• New Jersey: On the Delaware River, from New Jersey’s shores or in its waters on a boat.
  • New York: On the Delaware River, from New Jersey’s shores or in its waters on a boat (same as New Jersey).
  • Ohio: Along the Pymatuning River, when fishing from a boat.

Pennsylvania currently has no other agreements concerning fishing licenses with other states. If you are fishing some of the other border areas, make sure to have a valid fishing license for both states, or make sure you don’t stray into out-of-state waters.

Common Questions about PA Fishing Licenses

Assorted fishing tackle on a wooden table, with a hook and sinker making a question mark in the middle
  1. At what age is a person considered a senior?

    In order to qualify for a senior fishing license in Pennsylvania, a person must be 65 or older.

  2. Do I need to buy a Trout stamp each year for my Senior Resident Lifetime License?

    Until 2015, senior lifetime license holders could buy just one Trout Stamp for the rest of their life. However, if you purchased your Senior Resident Lifetime License after January 1, 2015, you’ll need to get a new stamp whenever it runs out.

  3. Does my license need to be visible while fishing?

    Yes. All licenses must be visible on your outside garment and you must carry a state-recognized ID at all times. If you want to keep your fishing license safe, you can apply for a $10 fishing badge, which acts as a license, but without the worry of carrying it with you. Just pin it to your jacket and make sure to bring your license certificate with you, too.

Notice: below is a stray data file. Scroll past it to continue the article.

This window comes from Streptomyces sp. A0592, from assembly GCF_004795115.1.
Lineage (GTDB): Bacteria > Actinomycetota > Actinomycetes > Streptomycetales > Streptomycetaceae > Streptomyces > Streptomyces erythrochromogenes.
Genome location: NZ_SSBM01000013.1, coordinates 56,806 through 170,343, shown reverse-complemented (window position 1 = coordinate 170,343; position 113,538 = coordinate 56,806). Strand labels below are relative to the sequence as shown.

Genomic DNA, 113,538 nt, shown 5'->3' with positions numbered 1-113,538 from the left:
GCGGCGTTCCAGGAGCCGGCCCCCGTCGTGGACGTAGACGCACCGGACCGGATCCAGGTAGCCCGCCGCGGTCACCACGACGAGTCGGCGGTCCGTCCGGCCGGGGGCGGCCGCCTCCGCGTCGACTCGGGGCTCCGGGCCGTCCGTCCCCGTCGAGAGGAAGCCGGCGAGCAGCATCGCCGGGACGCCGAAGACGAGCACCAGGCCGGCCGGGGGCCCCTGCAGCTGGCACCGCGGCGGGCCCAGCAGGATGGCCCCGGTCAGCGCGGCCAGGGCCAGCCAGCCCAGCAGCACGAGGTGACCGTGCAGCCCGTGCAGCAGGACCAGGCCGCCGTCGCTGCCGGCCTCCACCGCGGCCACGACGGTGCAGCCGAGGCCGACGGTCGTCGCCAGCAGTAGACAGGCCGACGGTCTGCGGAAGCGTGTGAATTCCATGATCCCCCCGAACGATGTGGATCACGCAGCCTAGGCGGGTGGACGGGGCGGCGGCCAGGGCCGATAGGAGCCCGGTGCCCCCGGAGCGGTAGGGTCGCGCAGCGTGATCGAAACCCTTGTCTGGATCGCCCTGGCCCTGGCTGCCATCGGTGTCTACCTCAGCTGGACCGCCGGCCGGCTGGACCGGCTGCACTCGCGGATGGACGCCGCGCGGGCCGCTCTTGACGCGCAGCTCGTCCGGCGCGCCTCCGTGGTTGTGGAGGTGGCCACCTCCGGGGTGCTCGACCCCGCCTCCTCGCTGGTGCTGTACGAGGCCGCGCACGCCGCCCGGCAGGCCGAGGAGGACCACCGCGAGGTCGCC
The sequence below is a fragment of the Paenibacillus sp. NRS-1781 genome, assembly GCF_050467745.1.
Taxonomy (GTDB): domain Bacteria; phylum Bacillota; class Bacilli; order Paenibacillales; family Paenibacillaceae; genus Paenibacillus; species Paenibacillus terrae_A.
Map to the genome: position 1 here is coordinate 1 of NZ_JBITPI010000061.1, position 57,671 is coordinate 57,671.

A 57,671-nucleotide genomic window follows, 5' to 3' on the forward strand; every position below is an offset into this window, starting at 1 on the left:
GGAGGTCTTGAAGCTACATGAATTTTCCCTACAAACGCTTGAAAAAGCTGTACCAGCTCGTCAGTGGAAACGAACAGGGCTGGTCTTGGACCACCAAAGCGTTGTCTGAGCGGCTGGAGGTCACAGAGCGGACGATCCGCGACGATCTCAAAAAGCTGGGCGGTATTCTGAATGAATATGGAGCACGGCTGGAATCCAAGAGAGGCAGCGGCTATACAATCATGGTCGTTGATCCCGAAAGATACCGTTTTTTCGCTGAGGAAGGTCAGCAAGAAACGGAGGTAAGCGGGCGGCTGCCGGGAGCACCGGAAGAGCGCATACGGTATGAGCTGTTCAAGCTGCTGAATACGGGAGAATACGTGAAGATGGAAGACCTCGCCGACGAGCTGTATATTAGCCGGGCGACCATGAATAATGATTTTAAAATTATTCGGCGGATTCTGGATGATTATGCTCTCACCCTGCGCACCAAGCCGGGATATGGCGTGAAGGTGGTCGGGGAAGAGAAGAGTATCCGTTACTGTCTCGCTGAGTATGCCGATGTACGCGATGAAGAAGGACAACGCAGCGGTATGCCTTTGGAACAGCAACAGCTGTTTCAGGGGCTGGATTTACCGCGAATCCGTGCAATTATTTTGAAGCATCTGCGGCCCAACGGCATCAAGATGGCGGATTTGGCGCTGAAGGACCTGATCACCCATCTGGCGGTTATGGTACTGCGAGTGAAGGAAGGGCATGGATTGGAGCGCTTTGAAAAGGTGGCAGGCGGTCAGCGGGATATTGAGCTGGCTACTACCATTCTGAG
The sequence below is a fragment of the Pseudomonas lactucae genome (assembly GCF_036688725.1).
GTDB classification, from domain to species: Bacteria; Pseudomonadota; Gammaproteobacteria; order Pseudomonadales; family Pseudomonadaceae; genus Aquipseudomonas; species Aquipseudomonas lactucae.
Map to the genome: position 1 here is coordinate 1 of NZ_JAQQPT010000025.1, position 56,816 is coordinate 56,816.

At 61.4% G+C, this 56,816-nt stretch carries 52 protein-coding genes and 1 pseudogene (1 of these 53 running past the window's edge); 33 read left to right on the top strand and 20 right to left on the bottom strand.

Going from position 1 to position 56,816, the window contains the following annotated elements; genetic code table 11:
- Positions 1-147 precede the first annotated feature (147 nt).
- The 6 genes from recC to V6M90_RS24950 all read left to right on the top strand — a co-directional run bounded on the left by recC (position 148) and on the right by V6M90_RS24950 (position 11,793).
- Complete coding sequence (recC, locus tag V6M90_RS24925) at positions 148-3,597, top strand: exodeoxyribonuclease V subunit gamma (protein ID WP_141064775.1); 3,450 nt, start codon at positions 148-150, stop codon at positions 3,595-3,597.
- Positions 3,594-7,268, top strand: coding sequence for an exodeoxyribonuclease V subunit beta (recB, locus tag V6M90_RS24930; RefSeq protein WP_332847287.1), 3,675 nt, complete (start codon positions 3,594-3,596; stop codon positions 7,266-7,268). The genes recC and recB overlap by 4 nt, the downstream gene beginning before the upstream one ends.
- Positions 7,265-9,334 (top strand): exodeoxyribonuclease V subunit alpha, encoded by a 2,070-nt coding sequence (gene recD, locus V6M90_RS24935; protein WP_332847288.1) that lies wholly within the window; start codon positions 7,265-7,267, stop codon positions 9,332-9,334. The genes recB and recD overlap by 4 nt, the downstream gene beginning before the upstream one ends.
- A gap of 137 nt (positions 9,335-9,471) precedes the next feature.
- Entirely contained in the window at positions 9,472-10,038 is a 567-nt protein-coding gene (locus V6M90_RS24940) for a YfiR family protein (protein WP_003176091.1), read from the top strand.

4. Is there a disabled veteran discount for out-of-state anglers?

    No. To qualify for a discounted veteran or senior license in PA, one must be a resident in the state.

  5. Do I need both a regular fishing license AND a Trout/Salmon license if I am fishing for Trout/Salmon?

    Yes. In order to fish for Trout/Salmon, you’ll need a regular fishing license and the additional Trout/Salmon permit.

  6. I lost my fishing license/stamp. What do I do?

    Can't find your license? No worries! You can get another one for just $6.90. Do this online or in person at any fishing license vendor state-wide.

  7. Can I fish in Trout stocked waters or wilderness Trout streams without a permit if I'm catching and releasing?

    No. In order to fish Trout-stocked waters or any designated Trout stream in PA, you will need a Trout stamp, regardless of whether you’re harvesting or releasing the fish.

We tried to cover everything you need to know. If you still have questions, we recommend getting in touch with your local PFCB office. Otherwise, you’re all set to find a guide near you and start fishing Pennsylvania’s exciting waters!